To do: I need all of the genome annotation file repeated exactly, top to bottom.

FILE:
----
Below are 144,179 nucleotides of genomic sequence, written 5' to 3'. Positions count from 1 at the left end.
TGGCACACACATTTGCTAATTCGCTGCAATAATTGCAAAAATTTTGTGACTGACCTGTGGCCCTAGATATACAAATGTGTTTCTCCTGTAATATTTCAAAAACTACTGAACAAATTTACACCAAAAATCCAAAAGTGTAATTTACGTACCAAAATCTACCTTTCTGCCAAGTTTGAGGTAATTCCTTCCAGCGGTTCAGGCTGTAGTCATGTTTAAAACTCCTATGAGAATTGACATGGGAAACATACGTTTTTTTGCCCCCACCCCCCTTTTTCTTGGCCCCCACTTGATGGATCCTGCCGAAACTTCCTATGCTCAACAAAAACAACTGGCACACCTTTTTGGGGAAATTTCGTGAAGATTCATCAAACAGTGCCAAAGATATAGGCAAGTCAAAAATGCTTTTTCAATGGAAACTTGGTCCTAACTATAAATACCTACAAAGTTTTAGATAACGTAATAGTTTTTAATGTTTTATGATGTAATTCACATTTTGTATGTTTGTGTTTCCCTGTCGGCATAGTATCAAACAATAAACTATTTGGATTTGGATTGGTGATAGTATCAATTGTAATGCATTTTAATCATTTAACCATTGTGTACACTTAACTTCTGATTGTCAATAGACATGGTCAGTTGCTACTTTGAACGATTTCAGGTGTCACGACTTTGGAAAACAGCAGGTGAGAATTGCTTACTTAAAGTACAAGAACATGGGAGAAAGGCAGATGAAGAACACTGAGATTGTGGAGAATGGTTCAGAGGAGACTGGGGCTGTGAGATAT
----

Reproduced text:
Below are 144,179 nucleotides of genomic sequence, written 5' to 3'. Positions count from 1 at the left end.
TGGCACACACATTTGCTAATTCGCTGCAATAATTGCAAAAATTTTGTGACTGACCTGTGGCCCTAGATATACAAATGTGTTTCTCCTGTAATATTTCAAAAACTACTGAACAAATTTACACCAAAAATCCAAAAGTGTAATTTACGTACCAAAATCTACCTTTCTGCCAAGTTTGAGGTAATTCCTTCCAGCGGTTCAGGCTGTAGTCATGTTTAAAACTCCTATGAGAATTGACATGGGAAACATACGTTTTTTTGCCCCCACCCCCCTTTTTCTTGGCCCCCACTTGATGGATCCTGCCGAAACTTCCTATGCTCAACAAAAACAACTGGCACACCTTTTTGGGGAAATTTCGTGAAGATTCATCAAACAGTGCCAAAGATATAGGCAAGTCAAAAATGCTTTTTCAATGGAAACTTGGTCCTAACTATAAATACCTACAAAGTTTTAGATAACGTAATAGTTTTTAATGTTTTATGATGTAATTCACATTTTGTATGTTTGTGTTTCCCTGTCGGCATAGTATCAAACAATAAACTATTTGGATTTGGATTGGTGATAGTATCAATTGTAATGCATTTTAATCATTTAACCATTGTGTACACTTAACTTCTGATTGTCAATAGACATGGTCAGTTGCTACTTTGAACGATTTCAGGTGTCACGACTTTGGAAAACAGCAGGTGAGAATTGCTTACTTAAAGTACAAGAACATGGGAGAAAGGCAGATGAAGAACACTGAGATTGTGGAGAATGGTTCAGAGGAGACTGGGGCTGTGAGATAT